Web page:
• Awareness:
      • People with disabilities need to be better integrated into society by overcoming stigma
      • There should be awareness campaigns to educate and aware people about different kinds of disability
      • Success stories of people with disabilities can be showcased to inculcate positive attitude among people
    • Employment:
      • Disabled adults need to be empowered with employable skills o The private sector needs to be encouraged to employ them.
    • Better measurement:
      • The scale of disability in India needs to be better understood by improving the measurement of disability.
    • Education:
      • State-wise strategies on education for children with special needs need to be devised.
      • There should be proper teacher training to address the needs of differently abled children and facilitate their inclusion in regular schools
      • Further there should be more special schools and ensure educational material for differently-abled children
    • Access:
      • Safety measures like road safety, safety in residential areas, public transport system etc, should be taken up Further, it should be made legally binding to make buildings disabled-friendly
    • Policy Interventions:
      • More budgetary allocation for welfare of the disabled. There should be a disability budgeting on line of gender budget.
      • Proper implementation of schemes should be ensured. There should be proper monitoring mechanisms and accountability of public funds.

     

    UPSC Current Affairs:  An economic disaster foretold - Page 7

    UPSC Syllabus: Mains: GS Paper III

    Sub Theme:  Impact of COVID-19 on Unorganised Sector | Reliance on Agriculture for Economic Revival | UPSC

    According to a recent report published by National Statistical Office (NSO), the GDP has contracted by 24% in the first quarter (April-June) of 2020-21 as compared to 5% growth registered in Q1 2019-20.

    India has seen contraction in GDP for the first time in the last 41 years since 1979. In this regard, this article focusses on 3 distinct dimensions:

    1. Reasons for the present Economic Slowdown (Covered in DNS dated 1st September 2020)
    2. Can Agriculture Sector be relied upon to promote GDP? (Covered in DNS dated 11th September 2020)
    3. Disconnect between GDP Growth rates and Ground realities due to flawed GDP methodology

    Flaws in GDP Methodology

    Presently, the GDP methodology does not directly measure the economic activity of the unorganised sector. The economic activity of the unorganized sector is extrapolated on the basis of economic activity in the organised sector. This is done on the basis of assumption that the economic activity in the unorganized sector depends on the organised sector.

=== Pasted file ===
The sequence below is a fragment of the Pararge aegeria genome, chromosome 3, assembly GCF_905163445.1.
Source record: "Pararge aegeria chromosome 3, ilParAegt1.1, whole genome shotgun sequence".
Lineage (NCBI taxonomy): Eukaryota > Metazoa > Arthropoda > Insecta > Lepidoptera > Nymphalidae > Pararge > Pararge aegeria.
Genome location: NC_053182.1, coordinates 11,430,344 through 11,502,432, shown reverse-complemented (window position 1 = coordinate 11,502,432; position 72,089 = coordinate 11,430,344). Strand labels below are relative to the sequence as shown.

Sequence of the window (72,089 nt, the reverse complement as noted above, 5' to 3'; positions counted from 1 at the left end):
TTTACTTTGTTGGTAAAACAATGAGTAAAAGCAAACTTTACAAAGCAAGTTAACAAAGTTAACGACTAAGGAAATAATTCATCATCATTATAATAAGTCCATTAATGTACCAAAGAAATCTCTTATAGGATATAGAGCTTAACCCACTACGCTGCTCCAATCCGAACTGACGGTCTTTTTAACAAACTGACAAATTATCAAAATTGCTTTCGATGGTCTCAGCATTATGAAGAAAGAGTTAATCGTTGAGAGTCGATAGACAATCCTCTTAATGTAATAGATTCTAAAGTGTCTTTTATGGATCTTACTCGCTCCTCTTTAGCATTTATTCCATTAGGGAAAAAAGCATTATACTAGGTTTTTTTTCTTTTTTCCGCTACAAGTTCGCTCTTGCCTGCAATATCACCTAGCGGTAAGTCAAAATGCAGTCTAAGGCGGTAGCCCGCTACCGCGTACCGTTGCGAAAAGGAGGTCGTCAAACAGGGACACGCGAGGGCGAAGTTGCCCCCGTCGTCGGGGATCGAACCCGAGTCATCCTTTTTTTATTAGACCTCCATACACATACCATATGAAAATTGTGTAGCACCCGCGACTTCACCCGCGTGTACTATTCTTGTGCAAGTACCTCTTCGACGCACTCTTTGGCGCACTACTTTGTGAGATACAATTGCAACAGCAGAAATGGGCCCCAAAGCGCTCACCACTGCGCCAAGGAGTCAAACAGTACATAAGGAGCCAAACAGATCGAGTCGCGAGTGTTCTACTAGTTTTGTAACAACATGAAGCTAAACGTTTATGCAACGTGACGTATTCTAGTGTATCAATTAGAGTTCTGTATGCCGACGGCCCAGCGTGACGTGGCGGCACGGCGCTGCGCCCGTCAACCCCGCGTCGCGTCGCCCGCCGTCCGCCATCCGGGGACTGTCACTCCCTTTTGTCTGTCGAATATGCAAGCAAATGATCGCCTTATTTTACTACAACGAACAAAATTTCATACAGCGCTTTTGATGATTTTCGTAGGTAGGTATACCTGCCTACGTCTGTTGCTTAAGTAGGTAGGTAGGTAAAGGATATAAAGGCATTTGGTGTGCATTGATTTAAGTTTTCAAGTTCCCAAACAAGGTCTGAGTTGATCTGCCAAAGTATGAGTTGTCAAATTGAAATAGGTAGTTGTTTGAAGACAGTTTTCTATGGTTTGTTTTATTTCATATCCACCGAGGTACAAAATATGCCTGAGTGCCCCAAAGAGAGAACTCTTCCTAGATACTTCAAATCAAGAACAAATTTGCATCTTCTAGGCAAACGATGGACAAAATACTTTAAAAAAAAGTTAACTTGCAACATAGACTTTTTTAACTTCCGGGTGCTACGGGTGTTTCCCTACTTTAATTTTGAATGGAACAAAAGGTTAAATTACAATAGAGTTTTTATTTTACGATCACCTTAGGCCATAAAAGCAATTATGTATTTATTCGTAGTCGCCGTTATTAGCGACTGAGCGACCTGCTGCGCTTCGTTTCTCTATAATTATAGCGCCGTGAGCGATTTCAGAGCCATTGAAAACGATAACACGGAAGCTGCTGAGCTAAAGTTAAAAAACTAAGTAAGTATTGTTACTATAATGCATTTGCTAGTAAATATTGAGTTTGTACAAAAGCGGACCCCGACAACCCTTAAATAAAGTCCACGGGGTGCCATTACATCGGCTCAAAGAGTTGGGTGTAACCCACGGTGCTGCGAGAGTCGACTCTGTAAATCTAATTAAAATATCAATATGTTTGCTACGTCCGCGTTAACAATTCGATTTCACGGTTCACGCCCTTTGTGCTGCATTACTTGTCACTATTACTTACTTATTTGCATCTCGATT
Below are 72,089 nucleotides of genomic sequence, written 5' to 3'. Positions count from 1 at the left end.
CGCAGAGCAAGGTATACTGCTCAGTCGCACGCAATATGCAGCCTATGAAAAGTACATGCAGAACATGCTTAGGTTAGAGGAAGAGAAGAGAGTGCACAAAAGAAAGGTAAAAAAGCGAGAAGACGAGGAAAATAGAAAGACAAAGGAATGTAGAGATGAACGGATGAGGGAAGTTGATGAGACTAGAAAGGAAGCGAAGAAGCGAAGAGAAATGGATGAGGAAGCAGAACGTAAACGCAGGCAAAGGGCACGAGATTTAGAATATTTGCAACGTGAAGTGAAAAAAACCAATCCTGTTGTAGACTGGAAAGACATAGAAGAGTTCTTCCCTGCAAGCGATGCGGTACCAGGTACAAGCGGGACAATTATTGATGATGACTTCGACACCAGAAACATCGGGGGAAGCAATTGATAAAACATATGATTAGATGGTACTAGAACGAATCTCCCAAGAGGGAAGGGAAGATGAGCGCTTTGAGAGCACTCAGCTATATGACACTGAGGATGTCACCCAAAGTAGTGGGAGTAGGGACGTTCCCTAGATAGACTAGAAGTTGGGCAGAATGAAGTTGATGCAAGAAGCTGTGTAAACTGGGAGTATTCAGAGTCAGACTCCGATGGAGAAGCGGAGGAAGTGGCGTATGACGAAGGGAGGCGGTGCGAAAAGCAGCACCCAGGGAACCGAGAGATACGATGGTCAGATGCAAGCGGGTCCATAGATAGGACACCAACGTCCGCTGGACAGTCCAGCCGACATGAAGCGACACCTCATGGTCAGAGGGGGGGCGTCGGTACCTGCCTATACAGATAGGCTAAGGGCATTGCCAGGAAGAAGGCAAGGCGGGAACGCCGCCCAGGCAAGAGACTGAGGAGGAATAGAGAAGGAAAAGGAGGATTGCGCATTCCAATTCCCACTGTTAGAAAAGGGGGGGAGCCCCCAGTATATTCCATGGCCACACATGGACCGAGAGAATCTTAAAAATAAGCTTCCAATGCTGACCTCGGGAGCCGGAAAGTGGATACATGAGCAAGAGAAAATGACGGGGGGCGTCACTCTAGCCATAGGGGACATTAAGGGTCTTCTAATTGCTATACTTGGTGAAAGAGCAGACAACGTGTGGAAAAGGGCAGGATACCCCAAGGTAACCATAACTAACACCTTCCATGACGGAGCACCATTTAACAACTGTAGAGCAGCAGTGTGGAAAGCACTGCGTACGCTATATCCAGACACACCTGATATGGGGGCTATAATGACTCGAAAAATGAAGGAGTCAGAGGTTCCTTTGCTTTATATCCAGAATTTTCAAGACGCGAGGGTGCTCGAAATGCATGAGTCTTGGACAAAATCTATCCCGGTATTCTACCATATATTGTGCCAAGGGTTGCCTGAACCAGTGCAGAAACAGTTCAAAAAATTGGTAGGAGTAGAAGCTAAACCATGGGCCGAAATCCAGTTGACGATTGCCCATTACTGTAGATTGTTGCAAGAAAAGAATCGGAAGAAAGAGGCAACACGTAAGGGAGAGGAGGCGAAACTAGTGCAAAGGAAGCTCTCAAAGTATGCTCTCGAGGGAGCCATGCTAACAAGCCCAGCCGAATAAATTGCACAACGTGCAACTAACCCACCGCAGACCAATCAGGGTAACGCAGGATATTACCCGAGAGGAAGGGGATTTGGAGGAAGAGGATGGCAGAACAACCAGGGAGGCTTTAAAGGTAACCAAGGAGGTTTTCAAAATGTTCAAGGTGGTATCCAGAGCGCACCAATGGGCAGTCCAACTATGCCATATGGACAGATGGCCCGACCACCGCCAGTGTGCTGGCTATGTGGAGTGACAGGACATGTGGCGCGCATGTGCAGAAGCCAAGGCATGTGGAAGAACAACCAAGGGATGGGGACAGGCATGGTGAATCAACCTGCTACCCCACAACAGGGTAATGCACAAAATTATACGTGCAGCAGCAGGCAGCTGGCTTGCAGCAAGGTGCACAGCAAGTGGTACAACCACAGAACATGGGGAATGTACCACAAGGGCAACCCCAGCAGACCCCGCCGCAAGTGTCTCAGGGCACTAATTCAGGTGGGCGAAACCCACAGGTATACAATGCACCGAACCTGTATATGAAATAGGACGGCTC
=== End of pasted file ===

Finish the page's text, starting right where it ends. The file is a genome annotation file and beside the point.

However, this assumption looks extremely flawed. For instance, in the aftermath of the twin shocks of Demonetisation and GST, the ground realities has clearly showed that it is the unorganised sector which has got more adversely affected than the organised sector. Hence, there was a general decline in the economic activity in India during the demonetization year 2016-17. However, according to the government's estimates, the GDP growth rate for the year 2016-17 was 8.2%, which is considered to be highest growth rate in a decade.

    Even now as well, the lockdown imposed due to COVID-19 has much higher impact on unorganised sector than the organised sector. Hence, the actual GDP growth rate registered in the first quarter of 2020-21 could be much lower than what has been estimated officially by NSO. Now, considering the fact that unorganised sector contributes around 45% of output and around 92% of employment, it can be clearly argued that the official GDP estimates in India does not reflect the ground realities.

     

    UPSC Current Affairs:  Parliament and its panels |Page 07

    UPSC Syllabus: Prelims: Indian Polity

    Sub Theme:  Parliamentary Committees | Department Related Parliamentary Standing Committees| UPSC

    Context: There was a speculation that Department Related Parliamentary Standing Committees’ tenure might be increased to two years from present one year. Now, Chairman of Rajya Sabha was very much keen to increase the tenure to 2 years but there must be concurrence from Speaker of Lok Sabha as well since Department Related Parliamentary Standing Committees’ are joint committees where members of both Houses participates. In this Article, let us go through the basics of Department Related Parliamentary Standing Committees. 

    About Parliamentary Committees

    • Parliamentary Committee means a Committee which is appointed or elected by the House or nominated by the Speaker and which works under the direction of the Speaker and presents its report to the House or to the Speaker and the Secretariat.
    • By their nature, Parliamentary Committees are of two kinds: Standing Committees and Ad hoc Committees.
    • Standing Committees are permanent and regular committees which are constituted from time to time in pursuance of the provisions of an Act of Parliament or Rules of Procedure and Conduct of Business in Lok Sabha. The work of these Committees is of continuous nature. The Financial Committees, Department Related Standing Committees (DRSCs) and some other Committees come under the category of Standing Committees.